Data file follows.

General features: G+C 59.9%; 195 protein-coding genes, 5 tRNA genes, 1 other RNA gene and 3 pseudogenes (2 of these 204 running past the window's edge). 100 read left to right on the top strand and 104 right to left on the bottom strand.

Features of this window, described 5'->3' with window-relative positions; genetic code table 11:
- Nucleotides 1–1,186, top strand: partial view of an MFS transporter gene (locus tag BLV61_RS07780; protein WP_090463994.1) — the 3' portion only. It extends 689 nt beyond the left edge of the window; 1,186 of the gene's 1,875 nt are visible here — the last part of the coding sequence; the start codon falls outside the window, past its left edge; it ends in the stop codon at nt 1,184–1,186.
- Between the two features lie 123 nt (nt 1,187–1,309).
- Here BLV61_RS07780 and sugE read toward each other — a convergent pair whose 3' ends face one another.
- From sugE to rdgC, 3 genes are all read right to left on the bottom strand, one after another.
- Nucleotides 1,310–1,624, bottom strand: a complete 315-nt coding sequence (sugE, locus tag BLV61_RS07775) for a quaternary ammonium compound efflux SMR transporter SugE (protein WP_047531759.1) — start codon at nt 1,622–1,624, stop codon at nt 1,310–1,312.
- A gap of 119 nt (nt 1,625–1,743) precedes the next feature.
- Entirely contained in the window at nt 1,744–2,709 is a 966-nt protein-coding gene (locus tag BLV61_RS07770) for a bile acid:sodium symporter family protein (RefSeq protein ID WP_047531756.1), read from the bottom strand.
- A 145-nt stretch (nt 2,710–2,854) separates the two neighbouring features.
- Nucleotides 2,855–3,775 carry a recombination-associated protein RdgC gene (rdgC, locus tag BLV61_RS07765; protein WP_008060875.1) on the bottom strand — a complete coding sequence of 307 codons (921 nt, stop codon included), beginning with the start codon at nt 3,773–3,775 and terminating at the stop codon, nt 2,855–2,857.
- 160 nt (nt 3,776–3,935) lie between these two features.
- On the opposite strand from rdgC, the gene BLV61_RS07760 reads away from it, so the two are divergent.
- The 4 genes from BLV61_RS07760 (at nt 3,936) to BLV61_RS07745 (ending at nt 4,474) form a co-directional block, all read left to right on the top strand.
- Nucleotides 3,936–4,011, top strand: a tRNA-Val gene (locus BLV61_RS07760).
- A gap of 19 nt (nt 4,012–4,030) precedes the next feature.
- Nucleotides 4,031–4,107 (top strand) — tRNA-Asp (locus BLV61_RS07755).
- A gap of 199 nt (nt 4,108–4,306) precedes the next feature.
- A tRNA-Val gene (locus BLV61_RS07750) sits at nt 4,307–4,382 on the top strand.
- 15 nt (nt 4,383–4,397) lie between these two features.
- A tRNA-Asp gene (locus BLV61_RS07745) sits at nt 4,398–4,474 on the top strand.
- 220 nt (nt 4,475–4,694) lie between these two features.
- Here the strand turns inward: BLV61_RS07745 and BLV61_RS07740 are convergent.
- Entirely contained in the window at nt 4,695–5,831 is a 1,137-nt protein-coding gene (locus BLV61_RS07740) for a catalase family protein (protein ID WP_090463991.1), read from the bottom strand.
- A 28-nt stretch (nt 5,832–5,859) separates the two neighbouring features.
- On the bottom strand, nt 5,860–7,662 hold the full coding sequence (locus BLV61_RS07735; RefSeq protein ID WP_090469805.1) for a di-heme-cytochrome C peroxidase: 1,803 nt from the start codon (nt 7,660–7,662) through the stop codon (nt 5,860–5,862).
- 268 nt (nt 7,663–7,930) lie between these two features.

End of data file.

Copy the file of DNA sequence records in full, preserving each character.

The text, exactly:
General features: G+C 59.9%; 195 protein-coding genes, 5 tRNA genes, 1 other RNA gene and 3 pseudogenes (2 of these 204 running past the window's edge). 100 read left to right on the top strand and 104 right to left on the bottom strand.

Features of this window, described 5'->3' with window-relative positions; genetic code table 11:
- Nucleotides 1–1,186, top strand: partial view of an MFS transporter gene (locus tag BLV61_RS07780; protein WP_090463994.1) — the 3' portion only. It extends 689 nt beyond the left edge of the window; 1,186 of the gene's 1,875 nt are visible here — the last part of the coding sequence; the start codon falls outside the window, past its left edge; it ends in the stop codon at nt 1,184–1,186.
- Between the two features lie 123 nt (nt 1,187–1,309).
- Here BLV61_RS07780 and sugE read toward each other — a convergent pair whose 3' ends face one another.
- From sugE to rdgC, 3 genes are all read right to left on the bottom strand, one after another.
- Nucleotides 1,310–1,624, bottom strand: a complete 315-nt coding sequence (sugE, locus tag BLV61_RS07775) for a quaternary ammonium compound efflux SMR transporter SugE (protein WP_047531759.1) — start codon at nt 1,622–1,624, stop codon at nt 1,310–1,312.
- A gap of 119 nt (nt 1,625–1,743) precedes the next feature.
- Entirely contained in the window at nt 1,744–2,709 is a 966-nt protein-coding gene (locus tag BLV61_RS07770) for a bile acid:sodium symporter family protein (RefSeq protein ID WP_047531756.1), read from the bottom strand.
- A 145-nt stretch (nt 2,710–2,854) separates the two neighbouring features.
- Nucleotides 2,855–3,775 carry a recombination-associated protein RdgC gene (rdgC, locus tag BLV61_RS07765; protein WP_008060875.1) on the bottom strand — a complete coding sequence of 307 codons (921 nt, stop codon included), beginning with the start codon at nt 3,773–3,775 and terminating at the stop codon, nt 2,855–2,857.
- 160 nt (nt 3,776–3,935) lie between these two features.
- On the opposite strand from rdgC, the gene BLV61_RS07760 reads away from it, so the two are divergent.
- The 4 genes from BLV61_RS07760 (at nt 3,936) to BLV61_RS07745 (ending at nt 4,474) form a co-directional block, all read left to right on the top strand.
- Nucleotides 3,936–4,011, top strand: a tRNA-Val gene (locus BLV61_RS07760).
- A gap of 19 nt (nt 4,012–4,030) precedes the next feature.
- Nucleotides 4,031–4,107 (top strand) — tRNA-Asp (locus BLV61_RS07755).
- A gap of 199 nt (nt 4,108–4,306) precedes the next feature.
- A tRNA-Val gene (locus BLV61_RS07750) sits at nt 4,307–4,382 on the top strand.
- 15 nt (nt 4,383–4,397) lie between these two features.
- A tRNA-Asp gene (locus BLV61_RS07745) sits at nt 4,398–4,474 on the top strand.
- 220 nt (nt 4,475–4,694) lie between these two features.
- Here the strand turns inward: BLV61_RS07745 and BLV61_RS07740 are convergent.
- Entirely contained in the window at nt 4,695–5,831 is a 1,137-nt protein-coding gene (locus BLV61_RS07740) for a catalase family protein (protein ID WP_090463991.1), read from the bottom strand.
- A 28-nt stretch (nt 5,832–5,859) separates the two neighbouring features.
- On the bottom strand, nt 5,860–7,662 hold the full coding sequence (locus BLV61_RS07735; RefSeq protein ID WP_090469805.1) for a di-heme-cytochrome C peroxidase: 1,803 nt from the start codon (nt 7,660–7,662) through the stop codon (nt 5,860–5,862).
- 268 nt (nt 7,663–7,930) lie between these two features.